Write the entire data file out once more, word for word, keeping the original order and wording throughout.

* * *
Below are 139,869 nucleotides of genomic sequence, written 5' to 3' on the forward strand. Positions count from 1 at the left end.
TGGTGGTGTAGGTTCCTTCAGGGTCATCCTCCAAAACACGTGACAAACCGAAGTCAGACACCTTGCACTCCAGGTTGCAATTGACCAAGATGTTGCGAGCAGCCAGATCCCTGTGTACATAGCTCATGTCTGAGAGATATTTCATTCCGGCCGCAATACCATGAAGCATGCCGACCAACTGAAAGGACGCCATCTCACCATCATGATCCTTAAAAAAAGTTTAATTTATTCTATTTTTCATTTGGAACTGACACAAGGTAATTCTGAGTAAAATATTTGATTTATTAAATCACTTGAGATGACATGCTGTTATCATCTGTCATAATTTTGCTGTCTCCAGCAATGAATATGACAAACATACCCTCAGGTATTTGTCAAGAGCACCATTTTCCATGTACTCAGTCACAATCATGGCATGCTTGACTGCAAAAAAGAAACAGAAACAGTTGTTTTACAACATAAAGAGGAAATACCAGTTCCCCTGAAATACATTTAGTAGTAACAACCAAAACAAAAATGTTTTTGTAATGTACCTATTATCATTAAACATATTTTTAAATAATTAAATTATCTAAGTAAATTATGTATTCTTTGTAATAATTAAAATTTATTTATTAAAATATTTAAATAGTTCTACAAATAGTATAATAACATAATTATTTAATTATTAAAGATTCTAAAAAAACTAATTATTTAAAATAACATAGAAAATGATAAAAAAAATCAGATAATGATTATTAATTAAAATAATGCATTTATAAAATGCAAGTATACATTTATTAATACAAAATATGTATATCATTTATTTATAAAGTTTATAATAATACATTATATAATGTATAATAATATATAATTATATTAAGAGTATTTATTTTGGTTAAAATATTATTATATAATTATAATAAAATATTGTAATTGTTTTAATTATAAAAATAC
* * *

Below are 139,869 nucleotides of genomic sequence, written 5' to 3' on the forward strand. Positions count from 1 at the left end.
TGGTGGTGTAGGTTCCTTCAGGGTCATCCTCCAAAACACGTGACAAACCGAAGTCAGACACCTTGCACTCCAGGTTGCAATTGACCAAGATGTTGCGAGCAGCCAGATCCCTGTGTACATAGCTCATGTCTGAGAGATATTTCATTCCGGCCGCAATACCATGAAGCATGCCGACCAACTGAAAGGACGCCATCTCACCATCATGATCCTTAAAAAAAGTTTAATTTATTCTATTTTTCATTTGGAACTGACACAAGGTAATTCTGAGTAAAATATTTGATTTATTAAATCACTTGAGATGACATGCTGTTATCATCTGTCATAATTTTGCTGTCTCCAGCAATGAATATGACAAACATACCCTCAGGTATTTGTCAAGAGCACCATTTTCCATGTACTCAGTCACAATCATGGCATGCTTGACTGCAAAAAAGAAACAGAAACAGTTGTTTTACAACATAAAGAGGAAATACCAGTTCCCCTGAAATACATTTAGTAGTAACAACCAAAACAAAAATGTTTTTGTAATGTACCTATTATCATTAAACATATTTTTAAATAATTAAATTATCTAAGTAAATTATGTATTCTTTGTAATAATTAAAATTTATTTATTAAAATATTTAAATAGTTCTACAAATAGTATAATAACATAATTATTTAATTATTAAAGATTCTAAAAAAACTAATTATTTAAAATAACATAGAAAATGATAAAAAAAATCAGATAATGATTATTAATTAAAATAATGCATTTATAAAATGCAAGTATACATTTATTAATACAAAATATGTATATCATTTATTTATAAAGTTTATAATAATACATTATATAATGTATAATAATATATAATTATATTAAGAGTATTTATTTTGGTTAAAATATTATTATATAATTATAATAAAATATTGTAATTGTTTTAATTATAAAAATAC